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Adnan’s Oscar picks, Part 1: Thinking with his heart

EDITOR’S NOTE: At ESPN, Adnan Virk wears many hats but rarely does he don a tuxedo. For the second straight year, Front Row has enlisted the network’s resident movie buff to handicap the Oscars (ABC, Sunday, 7 p.m. ET). Virk has seen “every nominee for best picture and director; four acting categories; and two each in the writing and editing categories,” he said, reaffirming his seriousness on the subject. Now, decked out in a virtual tux and top hat, Virk begins his two-part “Head and Heart” picks. Today’s edition focuses on who Adnan’s heart wants to win 2015 Oscars in the major categories; tomorrow, he goes with his head and let’s his brain guide him to the winners.

Best Picture: “Boyhood”

When I saw “Boyhood” last summer in my hometown of Toronto amid the thunderous approval from critics, I was blown away. Not only a gargantuan logistical and technical achievement, gathering the entire cast and crew for one week to shoot every year for 12 years, the story is revelatory, depicting one boy’s growth from childhood into adolescence. Under the veteran, guiding hand of director Richard Linklater, Ellar Coltrane possesses remarkable self-awareness as the story resembles a documentary, only to actually work as a beautifully layered piece of verisimilitude [Editor’s Note: We told you he was good at this stuff]. It’s a story not only about fathers and sons, mothers and sons, sibling rivalries and the paths we take in life, but thanks to its naturalism, it ends up being a universal story that is wholly original.
RUNNER UP: The Imitation Game

Best Director: Richard Linklater, “Boyhood”

I didn’t relate to “Dazed and Confused” as some sort of accepted touchstone of my youth, appreciated the daring of “Waking Life” without truly embracing it, and laughed heartily at Ethan Hawke’s joke that the “Before Sunrise” trilogy is the lowest-grossing trilogy in movie history (loved the concept and the leads were fantastic but it took the word “verbose” to a whole new level). But this time, Linklater shows the command of a true cinematic artist, combining the audacity, chutzpah and patience to pull off something even the most ardent cinema lover hasn’t seen before. Some directors love to show off their finest camera tricks, but the Texan native’s camera prefers to be as unobtrusive as possible. The effect he conjures up is one of quiet grace.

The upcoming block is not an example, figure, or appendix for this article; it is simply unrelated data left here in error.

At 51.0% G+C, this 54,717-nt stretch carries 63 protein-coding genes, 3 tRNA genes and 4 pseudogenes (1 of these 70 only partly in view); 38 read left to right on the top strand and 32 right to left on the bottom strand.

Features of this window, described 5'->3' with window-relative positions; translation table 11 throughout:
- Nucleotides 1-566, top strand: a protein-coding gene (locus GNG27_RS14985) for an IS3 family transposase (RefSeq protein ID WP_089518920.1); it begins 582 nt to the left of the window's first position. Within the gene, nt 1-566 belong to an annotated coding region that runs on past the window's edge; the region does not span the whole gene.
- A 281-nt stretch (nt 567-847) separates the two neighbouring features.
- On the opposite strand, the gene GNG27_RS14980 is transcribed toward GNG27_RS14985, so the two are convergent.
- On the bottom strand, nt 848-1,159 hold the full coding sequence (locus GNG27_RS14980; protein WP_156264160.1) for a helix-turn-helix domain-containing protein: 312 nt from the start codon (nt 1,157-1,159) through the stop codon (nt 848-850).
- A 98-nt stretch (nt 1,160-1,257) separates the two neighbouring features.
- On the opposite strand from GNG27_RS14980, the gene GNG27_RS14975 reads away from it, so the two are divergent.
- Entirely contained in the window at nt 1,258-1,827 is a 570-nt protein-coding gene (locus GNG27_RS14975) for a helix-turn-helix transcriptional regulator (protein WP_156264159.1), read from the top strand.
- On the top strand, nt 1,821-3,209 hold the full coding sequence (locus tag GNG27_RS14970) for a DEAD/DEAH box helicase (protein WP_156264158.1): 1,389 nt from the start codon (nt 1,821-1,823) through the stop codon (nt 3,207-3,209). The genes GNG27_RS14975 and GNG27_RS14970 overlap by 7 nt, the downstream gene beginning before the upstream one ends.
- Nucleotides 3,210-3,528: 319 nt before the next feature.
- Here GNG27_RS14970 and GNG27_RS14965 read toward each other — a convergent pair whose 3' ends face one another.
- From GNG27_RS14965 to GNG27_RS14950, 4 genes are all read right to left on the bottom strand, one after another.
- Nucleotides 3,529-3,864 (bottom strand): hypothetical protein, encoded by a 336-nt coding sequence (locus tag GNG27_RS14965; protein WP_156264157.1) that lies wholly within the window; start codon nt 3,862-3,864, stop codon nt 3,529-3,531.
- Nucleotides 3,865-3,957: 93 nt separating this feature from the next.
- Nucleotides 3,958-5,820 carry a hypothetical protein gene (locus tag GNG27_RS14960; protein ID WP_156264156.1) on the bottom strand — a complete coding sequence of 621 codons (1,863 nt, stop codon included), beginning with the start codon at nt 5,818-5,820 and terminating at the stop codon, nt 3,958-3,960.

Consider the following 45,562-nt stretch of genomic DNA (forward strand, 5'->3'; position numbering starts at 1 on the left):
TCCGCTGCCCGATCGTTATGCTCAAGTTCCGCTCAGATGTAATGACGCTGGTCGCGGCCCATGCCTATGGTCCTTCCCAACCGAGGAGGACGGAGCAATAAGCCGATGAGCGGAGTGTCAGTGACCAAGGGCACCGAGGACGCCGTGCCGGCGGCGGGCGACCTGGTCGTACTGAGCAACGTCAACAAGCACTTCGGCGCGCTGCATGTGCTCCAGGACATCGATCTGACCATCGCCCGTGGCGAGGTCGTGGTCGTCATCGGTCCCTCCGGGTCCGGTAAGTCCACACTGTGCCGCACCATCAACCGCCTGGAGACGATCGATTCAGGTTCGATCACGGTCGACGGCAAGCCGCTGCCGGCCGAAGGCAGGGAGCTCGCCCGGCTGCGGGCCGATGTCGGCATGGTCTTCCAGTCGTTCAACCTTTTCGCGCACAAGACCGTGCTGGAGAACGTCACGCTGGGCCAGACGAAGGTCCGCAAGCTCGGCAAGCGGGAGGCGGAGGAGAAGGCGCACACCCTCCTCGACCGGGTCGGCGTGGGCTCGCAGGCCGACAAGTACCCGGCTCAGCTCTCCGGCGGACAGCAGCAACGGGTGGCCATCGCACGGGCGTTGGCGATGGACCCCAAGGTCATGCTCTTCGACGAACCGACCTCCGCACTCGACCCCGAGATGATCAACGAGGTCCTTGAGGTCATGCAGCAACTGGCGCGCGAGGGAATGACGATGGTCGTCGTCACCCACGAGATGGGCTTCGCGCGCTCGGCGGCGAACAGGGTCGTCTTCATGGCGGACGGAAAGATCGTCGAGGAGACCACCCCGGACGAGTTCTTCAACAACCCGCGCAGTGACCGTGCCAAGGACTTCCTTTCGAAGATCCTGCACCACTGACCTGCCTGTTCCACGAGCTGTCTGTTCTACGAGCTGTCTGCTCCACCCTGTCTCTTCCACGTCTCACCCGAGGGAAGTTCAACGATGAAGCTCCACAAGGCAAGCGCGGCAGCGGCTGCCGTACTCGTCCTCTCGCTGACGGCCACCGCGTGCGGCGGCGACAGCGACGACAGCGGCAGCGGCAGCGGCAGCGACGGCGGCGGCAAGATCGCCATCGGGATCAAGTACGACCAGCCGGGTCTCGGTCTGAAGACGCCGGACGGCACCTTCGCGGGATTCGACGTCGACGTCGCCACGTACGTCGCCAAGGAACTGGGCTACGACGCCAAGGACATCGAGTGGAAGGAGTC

RUNNER UP: Alejandro Gonzalez Inarritu, “Birdman”

Best Actor: Michael Keaton, “Birdman”

Often, this award is either recognition of a tour de force dynamo (think Daniel Day Lewis in the marvelous “There Will Be Blood”) or a lifetime achievement award (see my favorite actor, the legend Al Pacino for “Scent of a Woman”). Rare is the actor who could fit into both slots, but that’s exactly what Keaton delivers with his ferocious and funny turn in Alejandro Gonzalez Inarritu’s “Birdman.” Keaton is the movie. Brilliantly sending up his image as a washed-up thespian whose most lasting work was playing a superhero (Batman meet Birdman) and is now desperate to reinvent himself with a cerebral play on Broadway, Keaton is fearless. Whether it’s sending up his image or wandering through Times Square in his tighty whiteys, it’s a vanity-free work and the capper to a long underrated career.
RUNNER UP: David Oyelowo for Best Actor Selma who wasn’t even nominated!

Best Actress: Julianne Moore, “Still Alice”

With a nod to Gloria Swanson, Mr. Demille, Moore is ready for her close-up. Long a bridesmaid (this is her fifth nomination), she should’ve already won Oscars for the criminally underrated “The End of the Affair” and Paul Thomas Anderson’s “Boogie Nights.” As Alice, suffering from early onset Alzheimer’s, Moore is heartbreaking playing a fiercely intelligent woman sadly aware of her mental faculties letting her down, little by little. Her deterioration is handled with care and it’s to Moore’s credit that she doesn’t reduce the movie to one big pity party. She brings humor and pathos about her condition, which other less seasoned actresses wouldn’t have the guts to deliver.
RUNNER UP: Marion Cotillard, “Two Days, One Night”

Best Supporting Actor: JK Simmons, “Whiplash”

I loved Hawke’s sweetly affecting turn in “Boyhood” as a father whose care outdoes his inconsistency; Mark Ruffalo was the best part of the maddening “Foxcatcher”; and in “Birdman,” Edward Norton sends up the image of the self-absorbed oh-so-serious actor with glee. But it’s Simmons, who gave an indelible turn as the chilling Schillinger in Tom Fontana’s “OZ” for HBO on the small screen, who has now given a villain for the ages for the silver screen with his sadistic music teacher in Damian Chazelle’s Sundance darling “Whiplash”. Simmons, bulked up in his tight black t-shirts, seems to be channeling R. Lee Ermey drill sergeant in Stanley Kubrick’s “Full Metal Jacket.” He’s cunning, brilliant and ruthless and when he says to his protégé Miles Teller, “there are no two more damaging words in the English language than ‘good job,'” it’s a testament to his performance that you might actually believe him.
RUNNER UP: Mark Ruffalo, “Foxcatcher”

Best Supporting Actress: Keira Knightley, “The Imitation Game”

Previously nominated for her work in “Pride and Prejudice,” Knightley reaches a career peak as the deeply sympathetic Joan Clarke, a cryptanalyst who worked with Alan Turing to crack the Enigma code. The movie has to win an Oscar for its literate and heady screenplay, but it’s Knightley who brings the cipher that is Turing to life. It’s in her eyes that you see the brilliance of Turing, cloaked up as it is in his antisocial and brittle manner. Knightly humanizes the chilly Turing and, in turn, gives this prestige picture some much needed heart.
RUNNER UP: Patricia Arquette, “Boyhood”

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